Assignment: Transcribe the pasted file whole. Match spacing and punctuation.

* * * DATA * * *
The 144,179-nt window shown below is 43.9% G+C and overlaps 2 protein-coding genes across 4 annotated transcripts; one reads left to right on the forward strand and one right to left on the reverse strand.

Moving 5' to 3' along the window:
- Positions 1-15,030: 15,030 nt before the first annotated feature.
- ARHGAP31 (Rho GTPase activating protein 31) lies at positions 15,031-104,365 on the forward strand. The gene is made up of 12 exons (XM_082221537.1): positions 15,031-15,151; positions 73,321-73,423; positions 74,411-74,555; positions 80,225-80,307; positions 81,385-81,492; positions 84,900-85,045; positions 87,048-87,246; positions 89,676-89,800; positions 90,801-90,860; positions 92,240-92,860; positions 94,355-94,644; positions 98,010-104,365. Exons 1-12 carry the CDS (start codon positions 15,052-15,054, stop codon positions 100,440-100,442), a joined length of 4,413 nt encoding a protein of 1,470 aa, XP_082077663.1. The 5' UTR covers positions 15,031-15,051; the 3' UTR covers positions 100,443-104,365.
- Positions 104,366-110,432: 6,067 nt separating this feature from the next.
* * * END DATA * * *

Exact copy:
The 144,179-nt window shown below is 43.9% G+C and overlaps 2 protein-coding genes across 4 annotated transcripts; one reads left to right on the forward strand and one right to left on the reverse strand.

Moving 5' to 3' along the window:
- Positions 1-15,030: 15,030 nt before the first annotated feature.
- ARHGAP31 (Rho GTPase activating protein 31) lies at positions 15,031-104,365 on the forward strand. The gene is made up of 12 exons (XM_082221537.1): positions 15,031-15,151; positions 73,321-73,423; positions 74,411-74,555; positions 80,225-80,307; positions 81,385-81,492; positions 84,900-85,045; positions 87,048-87,246; positions 89,676-89,800; positions 90,801-90,860; positions 92,240-92,860; positions 94,355-94,644; positions 98,010-104,365. Exons 1-12 carry the CDS (start codon positions 15,052-15,054, stop codon positions 100,440-100,442), a joined length of 4,413 nt encoding a protein of 1,470 aa, XP_082077663.1. The 5' UTR covers positions 15,031-15,051; the 3' UTR covers positions 100,443-104,365.
- Positions 104,366-110,432: 6,067 nt separating this feature from the next.